Manchester United have fond memories of the last day of the Premier League season up in the north-east, but Sunday’s trip to Sunderland is unlikely to rival those of the past.
It was in 1996 when overhauling Kevin Keegan’s Newcastle (‘I will love it’ and all that) when United had to go to Middlesbrough in their final match to secure the league title, duly winning 3-0 to sew up the first part of a domestic double.
There will be no such joy this time and 2011/12 will end up being United’s first trophyless season since 2004/05.
Even Sir Alex Ferguson knows the game is up and that Manchester City will beat Queens Park Rangers at home to win the championship on goal difference – something Gary Neville recently said will send Ferguson’s nose even more purple than usual.
But in truth, United have been second best for most of the season in what was always likely to be a year of transition as exciting youngsters (David de Gea, Danny Welbeck, Phil Jones, Chris Smalling, Tom Cleverley) were all introduced into the first team on a regular basis.
Title-winning teams don’t lose at home to a side managed by Steve Kean or concede four goals at home to Everton, nor do they get hammered 6-1 by their local rivals – the match that has swung the goal difference irretrievably in City’s favour (although the sight of United’s players running to get the ball out of the net when they scored against Swansea last week as if they had a chance of making up ten goals in two matches was pretty hilarious).
Add in the dismal European campaign and cup defeats to Liverpool and Crystal Palace and it has been a pretty bad campaign for United, who will have to improve their squad in the summer to keep pace with Roberto Mancini’s men.
Title-winning teams don’t lose at home to a side managed by Steve Kean or concede four goals at home to Everton, nor do they get hammered 6-1 by their local rivals.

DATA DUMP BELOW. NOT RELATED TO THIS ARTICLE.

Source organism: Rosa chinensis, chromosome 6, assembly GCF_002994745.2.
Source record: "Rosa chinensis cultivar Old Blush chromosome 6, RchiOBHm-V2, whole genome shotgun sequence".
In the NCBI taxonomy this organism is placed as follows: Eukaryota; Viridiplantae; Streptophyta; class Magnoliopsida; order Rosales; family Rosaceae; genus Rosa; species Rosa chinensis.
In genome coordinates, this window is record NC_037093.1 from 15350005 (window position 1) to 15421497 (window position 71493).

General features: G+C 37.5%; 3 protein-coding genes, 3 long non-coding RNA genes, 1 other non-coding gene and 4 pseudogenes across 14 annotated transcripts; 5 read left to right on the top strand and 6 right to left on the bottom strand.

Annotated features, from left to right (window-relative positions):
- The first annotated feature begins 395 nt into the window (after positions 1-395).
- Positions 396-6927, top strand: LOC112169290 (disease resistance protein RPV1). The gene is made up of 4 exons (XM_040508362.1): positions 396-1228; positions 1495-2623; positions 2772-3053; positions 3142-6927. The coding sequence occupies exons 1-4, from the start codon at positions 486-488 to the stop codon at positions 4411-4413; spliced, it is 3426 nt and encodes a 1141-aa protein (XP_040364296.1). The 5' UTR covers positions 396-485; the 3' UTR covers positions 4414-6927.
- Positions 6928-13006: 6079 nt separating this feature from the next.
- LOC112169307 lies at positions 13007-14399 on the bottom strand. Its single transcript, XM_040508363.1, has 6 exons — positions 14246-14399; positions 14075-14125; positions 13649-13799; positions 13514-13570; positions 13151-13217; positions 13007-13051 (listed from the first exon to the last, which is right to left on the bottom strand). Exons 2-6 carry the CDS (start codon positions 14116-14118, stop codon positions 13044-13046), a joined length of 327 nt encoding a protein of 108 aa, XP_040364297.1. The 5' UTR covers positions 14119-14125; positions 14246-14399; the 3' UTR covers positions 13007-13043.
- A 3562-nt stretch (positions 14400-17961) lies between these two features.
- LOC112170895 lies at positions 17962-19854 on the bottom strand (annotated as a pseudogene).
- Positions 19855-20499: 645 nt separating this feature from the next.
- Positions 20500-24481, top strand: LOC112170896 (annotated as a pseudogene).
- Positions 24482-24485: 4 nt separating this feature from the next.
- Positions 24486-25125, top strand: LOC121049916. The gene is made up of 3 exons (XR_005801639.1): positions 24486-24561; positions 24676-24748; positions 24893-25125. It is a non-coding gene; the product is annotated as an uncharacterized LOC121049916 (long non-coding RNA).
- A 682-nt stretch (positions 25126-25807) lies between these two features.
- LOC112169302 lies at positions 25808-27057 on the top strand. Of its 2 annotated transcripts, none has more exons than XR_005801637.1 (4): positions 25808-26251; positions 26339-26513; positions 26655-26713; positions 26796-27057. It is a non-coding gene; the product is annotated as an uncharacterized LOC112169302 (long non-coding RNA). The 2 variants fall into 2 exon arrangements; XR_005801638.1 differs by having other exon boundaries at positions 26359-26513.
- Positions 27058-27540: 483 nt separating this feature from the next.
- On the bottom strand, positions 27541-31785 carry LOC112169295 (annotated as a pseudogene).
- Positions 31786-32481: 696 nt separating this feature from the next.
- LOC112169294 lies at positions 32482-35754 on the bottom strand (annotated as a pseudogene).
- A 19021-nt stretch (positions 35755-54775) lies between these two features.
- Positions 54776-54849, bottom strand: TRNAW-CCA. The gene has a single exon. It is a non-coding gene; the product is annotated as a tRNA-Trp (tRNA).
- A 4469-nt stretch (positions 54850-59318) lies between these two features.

That said, with the possibility that City could slip up at home – however remote that possibility is – United need to do their job and beat Sunderland.
They certainly will – the Black Cats packed in weeks ago – so it is just finding the value that is the concern.
There isn’t much in the 21/50 offered for a United victory (and even less in the 18/5 on the draw and less still on 23/4 for a home win), so the 7/5 on United winning to nil could be the play.
Martin O’Neill also has work to do in the summer despite steadying the Sunderland ship after replacing Steve Bruce in December because the Wearsiders have looked bereft of quality for some time now.
The FA Cup quarter-final defeat to Everton knocked the stuffing out of Sunderland, who were admittedly riding their luck before then, and they haven’t won since losing 2-0 to the Toffees in March – a sequence that stands at eight matches.
Worryingly for O’Neill, the Black Cats haven’t scored in five of those matches and seem to be on the beach already.
They don’t seem to have the ammunition to trouble United, so take the 7/5 on the visitors winning and keeping a clean sheet – all in vain.
Recommended bet: Manchester United to win to nil @ 7/5
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